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Topic: ITR
Message: Posted by: Bill Palmer (Dec 24, 2004 06:12PM)
Okay:

Here's one for you. I think I have an answer, but I want to see if anyone has an earlier reference. Who first came up with an ITR? I have a very early print reference.

Posted: Dec 27, 2004 1:36pm
No takers? Interesting.
Message: Posted by: Vandy Grift (Dec 27, 2004 01:16PM)
How early? I have seen the name James George as the inventor ( I think I saw this on an instructional video I looked at somewhere on the net), also there is another website claiming that they invented the thing back in 1992. I'm no scholar, these are just things I've seen on the internet.
Message: Posted by: Bill Palmer (Dec 27, 2004 02:24PM)
Not even close. James wasn't even aware of this one, when I told him about it.

Don't get me wrong. James did invent the ITR he uses. In fact, it even looks different from the one that I have seen in a much earlier source. But the basic principle was the same.

This was an ITR built into a matchbox. It was invented by William Ewington, and appeared in a parade in the Linking Ring, back during the 1950's along with an article on extracting IT from stockings.

I'll get an exact date for you later.
Message: Posted by: Vandy Grift (Dec 27, 2004 02:54PM)
[quote]
This was an ITR built into a matchbox. It was invented by William Ewington, and appeared in a parade in the Linking Ring, back during the 1950's along with an article on extracting IT from stockings.

I'll get an exact date for you later.
[/quote]
Excellent, I knew that this item HAD to be older than than 1990's vintage. Is the method for extracting the IT from stockings still feasible?
Message: Posted by: Bill Palmer (Dec 29, 2004 10:40PM)
Yep! Works like a champ. There are several diameters of IT avaiable, too.

Sheer stockings give you two different diameters. Sheer dance tights give you another set. Pantyhose and stockings are also made differently.
Message: Posted by: Vandy Grift (Dec 30, 2004 08:42AM)
Now, this is an ITR from the 50's but when did the use of IT begin? Was this William Ewington among the first to use it, or does that go way back? I suppose black thread has been around forever but the elastic threads must have come along later. I would say some time around the 1940's or 1950's is when nylon and polyester and stuff came out. Pretty intresting, seems this guy was well ahead of his time as far as the ITR itself is concerned. He must have been blowing peoples minds back then.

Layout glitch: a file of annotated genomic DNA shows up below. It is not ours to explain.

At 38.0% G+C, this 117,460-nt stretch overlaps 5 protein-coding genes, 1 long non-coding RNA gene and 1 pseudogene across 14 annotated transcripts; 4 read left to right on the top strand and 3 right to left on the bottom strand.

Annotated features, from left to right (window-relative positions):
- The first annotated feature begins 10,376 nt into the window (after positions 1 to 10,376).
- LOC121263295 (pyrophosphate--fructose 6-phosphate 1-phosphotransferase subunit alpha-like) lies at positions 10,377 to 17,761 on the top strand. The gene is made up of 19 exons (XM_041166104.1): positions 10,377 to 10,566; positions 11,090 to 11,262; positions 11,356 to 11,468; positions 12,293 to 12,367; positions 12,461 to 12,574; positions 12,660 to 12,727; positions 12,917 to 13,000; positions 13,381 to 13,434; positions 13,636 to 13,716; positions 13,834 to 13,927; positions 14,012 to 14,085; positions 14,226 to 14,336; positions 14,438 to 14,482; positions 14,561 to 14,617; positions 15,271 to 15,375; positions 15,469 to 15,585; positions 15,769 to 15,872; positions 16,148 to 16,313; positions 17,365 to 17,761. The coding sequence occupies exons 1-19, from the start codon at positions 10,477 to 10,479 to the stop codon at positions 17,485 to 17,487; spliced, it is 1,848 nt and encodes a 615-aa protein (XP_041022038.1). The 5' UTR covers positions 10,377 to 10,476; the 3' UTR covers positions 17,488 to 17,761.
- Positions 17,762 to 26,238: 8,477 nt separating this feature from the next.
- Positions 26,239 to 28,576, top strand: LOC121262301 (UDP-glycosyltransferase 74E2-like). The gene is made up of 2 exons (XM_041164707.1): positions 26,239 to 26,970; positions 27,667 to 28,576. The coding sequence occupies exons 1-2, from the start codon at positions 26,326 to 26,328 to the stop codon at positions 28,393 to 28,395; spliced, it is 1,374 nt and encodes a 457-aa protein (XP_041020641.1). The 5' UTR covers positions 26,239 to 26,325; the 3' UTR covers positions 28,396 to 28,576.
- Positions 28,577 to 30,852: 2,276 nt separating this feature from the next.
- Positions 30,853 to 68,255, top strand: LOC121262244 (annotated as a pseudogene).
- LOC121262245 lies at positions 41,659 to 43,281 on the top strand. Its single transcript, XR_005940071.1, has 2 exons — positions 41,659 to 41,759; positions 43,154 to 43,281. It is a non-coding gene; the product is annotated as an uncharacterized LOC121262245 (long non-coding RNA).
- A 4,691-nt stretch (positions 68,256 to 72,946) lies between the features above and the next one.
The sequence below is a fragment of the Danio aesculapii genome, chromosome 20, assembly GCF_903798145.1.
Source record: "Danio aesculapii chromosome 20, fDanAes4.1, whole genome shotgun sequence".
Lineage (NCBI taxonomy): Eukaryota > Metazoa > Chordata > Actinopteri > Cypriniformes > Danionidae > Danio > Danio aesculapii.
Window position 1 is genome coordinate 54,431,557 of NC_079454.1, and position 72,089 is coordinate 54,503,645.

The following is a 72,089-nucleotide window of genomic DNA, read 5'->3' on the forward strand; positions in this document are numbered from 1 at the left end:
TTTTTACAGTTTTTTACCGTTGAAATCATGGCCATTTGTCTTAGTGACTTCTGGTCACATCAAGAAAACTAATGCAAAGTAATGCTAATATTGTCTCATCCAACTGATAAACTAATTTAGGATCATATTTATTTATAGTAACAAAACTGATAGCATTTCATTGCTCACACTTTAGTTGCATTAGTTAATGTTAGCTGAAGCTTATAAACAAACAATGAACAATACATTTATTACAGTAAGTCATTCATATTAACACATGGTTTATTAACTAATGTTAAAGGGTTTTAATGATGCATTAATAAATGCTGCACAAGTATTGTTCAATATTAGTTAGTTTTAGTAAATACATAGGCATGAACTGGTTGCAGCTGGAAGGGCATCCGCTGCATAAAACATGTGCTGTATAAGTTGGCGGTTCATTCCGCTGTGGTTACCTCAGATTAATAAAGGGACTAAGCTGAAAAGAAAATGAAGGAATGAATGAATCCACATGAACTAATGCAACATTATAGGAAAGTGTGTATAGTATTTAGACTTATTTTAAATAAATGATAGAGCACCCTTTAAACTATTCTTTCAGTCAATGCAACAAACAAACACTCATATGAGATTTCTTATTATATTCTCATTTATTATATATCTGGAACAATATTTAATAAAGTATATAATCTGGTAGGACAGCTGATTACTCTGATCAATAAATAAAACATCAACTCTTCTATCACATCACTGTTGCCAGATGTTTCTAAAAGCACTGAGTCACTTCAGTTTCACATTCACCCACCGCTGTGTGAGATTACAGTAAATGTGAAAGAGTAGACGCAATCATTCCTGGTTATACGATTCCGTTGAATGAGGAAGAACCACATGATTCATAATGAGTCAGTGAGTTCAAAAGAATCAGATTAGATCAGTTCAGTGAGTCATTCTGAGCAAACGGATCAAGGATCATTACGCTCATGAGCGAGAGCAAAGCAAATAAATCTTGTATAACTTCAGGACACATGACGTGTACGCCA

Message: Posted by: EventEntertainer (Jan 2, 2005 07:04PM)
I thought it dates much earlier than that. Wasn't there a reference in Stanyon's?
Message: Posted by: Bill Palmer (Jan 16, 2005 08:05PM)
Not to using invisible IT. There was no nylon available during the time Stanyon was writing. It didn't show up until after WW II.
Message: Posted by: Jonathan Townsend (Jan 18, 2005 02:17PM)
I would almost expect this to date back to the trick where you stick a beetle on the back of a stamp, though in this case use a spider. ;)

Anyway, the modern IT seems to date back to a certain kind of stocking, and Ken Brooke making it known to others beyond the Finn Jon/Fred Kaps with the release of the Kaps cork routine, and later on Daniel Cross's Seahorse and the Pearl.

I'm not ashamed to admit I went into a fine hosiery shop and asked for a couple of pair of the right stockings, which saved me a few bucks so I could ask Ken Brooke to send me more line for the Silver Stick.

Anyway, that's as far back (1976) as I know about IT.
Message: Posted by: Bill Palmer (Jan 19, 2005 12:00AM)
The Fred Kaps routine actually goes back to Joro (Bruno Hennig), who is a magician from Germany. I first saw the cork at the TAOM in San Antonio in about 1973 or 1974. Claude Crowe was doing it. In 1975, Steve Duscheck released Wonderbar, which made it much easier for the average magician to use IT.